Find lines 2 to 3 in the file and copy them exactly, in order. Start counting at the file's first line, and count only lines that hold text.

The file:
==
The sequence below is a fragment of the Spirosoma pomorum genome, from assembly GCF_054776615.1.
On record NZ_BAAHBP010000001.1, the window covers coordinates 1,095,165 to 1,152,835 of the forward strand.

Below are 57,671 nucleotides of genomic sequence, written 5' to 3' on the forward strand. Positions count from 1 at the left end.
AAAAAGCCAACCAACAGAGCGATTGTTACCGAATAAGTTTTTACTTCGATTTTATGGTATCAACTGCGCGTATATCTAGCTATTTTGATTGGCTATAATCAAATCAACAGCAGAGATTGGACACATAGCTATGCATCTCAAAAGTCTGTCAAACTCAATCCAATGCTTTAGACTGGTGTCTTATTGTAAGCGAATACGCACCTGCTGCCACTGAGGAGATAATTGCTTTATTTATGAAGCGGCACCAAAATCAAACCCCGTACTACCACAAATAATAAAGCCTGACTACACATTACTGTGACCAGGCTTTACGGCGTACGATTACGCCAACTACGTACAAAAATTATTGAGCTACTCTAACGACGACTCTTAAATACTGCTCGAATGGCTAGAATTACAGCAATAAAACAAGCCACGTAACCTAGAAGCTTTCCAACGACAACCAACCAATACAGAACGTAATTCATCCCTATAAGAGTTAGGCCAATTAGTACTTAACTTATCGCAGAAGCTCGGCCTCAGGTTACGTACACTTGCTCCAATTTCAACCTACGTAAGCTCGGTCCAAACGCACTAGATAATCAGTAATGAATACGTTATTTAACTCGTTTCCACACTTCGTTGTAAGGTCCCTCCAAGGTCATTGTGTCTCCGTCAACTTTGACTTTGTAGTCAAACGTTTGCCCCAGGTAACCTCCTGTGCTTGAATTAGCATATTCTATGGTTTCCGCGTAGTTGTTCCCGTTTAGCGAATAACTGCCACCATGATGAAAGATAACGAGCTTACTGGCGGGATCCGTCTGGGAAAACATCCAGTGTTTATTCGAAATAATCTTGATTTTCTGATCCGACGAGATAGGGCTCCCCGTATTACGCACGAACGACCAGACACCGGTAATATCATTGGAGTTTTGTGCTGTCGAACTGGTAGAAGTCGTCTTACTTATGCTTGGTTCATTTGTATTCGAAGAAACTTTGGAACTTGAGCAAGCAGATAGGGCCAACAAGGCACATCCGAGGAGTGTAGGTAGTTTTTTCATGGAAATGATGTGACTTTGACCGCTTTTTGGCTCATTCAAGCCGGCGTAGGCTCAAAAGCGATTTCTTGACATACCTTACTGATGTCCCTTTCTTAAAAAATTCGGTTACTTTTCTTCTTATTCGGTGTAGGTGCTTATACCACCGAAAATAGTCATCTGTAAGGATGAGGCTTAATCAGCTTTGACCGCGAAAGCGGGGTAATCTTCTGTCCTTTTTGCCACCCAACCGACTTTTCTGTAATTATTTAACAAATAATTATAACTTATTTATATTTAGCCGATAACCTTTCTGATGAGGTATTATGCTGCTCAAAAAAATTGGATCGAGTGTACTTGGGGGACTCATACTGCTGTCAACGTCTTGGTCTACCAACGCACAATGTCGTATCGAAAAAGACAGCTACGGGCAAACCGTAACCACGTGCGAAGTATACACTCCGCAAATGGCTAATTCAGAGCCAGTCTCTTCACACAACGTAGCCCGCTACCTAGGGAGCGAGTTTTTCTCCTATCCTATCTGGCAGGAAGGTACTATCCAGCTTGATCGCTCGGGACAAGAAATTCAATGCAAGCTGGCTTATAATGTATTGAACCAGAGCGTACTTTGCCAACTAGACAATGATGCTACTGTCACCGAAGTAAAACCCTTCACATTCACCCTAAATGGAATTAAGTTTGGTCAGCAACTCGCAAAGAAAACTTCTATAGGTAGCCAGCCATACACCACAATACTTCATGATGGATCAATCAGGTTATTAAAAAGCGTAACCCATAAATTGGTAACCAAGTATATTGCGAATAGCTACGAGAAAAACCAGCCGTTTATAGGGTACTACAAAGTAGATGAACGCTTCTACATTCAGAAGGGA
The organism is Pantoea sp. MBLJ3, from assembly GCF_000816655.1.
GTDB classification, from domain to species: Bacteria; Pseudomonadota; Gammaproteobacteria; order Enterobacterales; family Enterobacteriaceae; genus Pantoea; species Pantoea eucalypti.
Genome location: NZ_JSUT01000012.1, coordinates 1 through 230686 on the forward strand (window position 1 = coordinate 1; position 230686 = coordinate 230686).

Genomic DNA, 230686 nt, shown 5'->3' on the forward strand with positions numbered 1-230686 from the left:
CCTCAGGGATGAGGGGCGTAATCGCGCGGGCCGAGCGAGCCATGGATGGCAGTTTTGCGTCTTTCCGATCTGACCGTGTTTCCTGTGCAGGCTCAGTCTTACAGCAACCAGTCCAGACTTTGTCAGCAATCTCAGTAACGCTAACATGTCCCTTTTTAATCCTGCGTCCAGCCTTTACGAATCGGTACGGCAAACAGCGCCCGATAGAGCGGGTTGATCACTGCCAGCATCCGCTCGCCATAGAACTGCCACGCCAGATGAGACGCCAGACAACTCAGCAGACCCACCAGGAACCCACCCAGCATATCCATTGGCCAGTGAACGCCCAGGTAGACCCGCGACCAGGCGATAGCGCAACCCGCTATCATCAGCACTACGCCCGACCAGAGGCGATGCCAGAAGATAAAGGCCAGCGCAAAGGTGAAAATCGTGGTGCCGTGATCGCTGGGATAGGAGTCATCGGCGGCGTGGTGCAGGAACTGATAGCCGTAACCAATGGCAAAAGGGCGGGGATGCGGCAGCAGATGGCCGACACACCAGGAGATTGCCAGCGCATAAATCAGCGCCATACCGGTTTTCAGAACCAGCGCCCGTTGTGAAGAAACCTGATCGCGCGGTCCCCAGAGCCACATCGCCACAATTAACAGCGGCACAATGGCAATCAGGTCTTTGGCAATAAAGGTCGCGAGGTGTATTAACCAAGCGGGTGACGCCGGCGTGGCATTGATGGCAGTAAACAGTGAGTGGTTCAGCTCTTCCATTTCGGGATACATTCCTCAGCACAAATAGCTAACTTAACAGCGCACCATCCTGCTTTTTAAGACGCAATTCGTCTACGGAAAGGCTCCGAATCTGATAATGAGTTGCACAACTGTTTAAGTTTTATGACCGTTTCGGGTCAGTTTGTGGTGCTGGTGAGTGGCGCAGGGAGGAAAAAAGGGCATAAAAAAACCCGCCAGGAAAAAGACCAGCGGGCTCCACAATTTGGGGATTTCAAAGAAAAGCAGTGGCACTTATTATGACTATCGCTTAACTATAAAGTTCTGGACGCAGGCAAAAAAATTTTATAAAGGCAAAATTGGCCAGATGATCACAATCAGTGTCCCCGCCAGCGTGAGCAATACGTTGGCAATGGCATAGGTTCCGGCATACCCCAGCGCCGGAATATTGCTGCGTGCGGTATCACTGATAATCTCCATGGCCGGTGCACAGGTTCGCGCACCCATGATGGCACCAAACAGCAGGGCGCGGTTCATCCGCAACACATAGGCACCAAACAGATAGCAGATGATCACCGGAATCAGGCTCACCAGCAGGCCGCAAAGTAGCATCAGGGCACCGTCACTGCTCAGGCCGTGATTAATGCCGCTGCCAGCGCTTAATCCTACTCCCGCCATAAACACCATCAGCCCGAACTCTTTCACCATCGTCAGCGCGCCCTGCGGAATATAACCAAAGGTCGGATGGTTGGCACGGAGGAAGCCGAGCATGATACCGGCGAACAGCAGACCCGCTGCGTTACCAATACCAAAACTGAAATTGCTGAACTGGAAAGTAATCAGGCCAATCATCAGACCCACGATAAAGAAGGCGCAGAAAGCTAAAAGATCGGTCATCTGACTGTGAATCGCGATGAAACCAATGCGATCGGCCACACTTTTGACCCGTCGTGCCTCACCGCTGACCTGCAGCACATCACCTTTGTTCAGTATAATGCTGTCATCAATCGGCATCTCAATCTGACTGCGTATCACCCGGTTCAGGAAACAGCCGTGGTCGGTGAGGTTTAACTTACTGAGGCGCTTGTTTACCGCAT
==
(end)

On record NZ_BAAHBP010000001.1, the window covers coordinates 1,095,165 to 1,152,835 of the forward strand.

Below are 57,671 nucleotides of genomic sequence, written 5' to 3' on the forward strand. Positions count from 1 at the left end.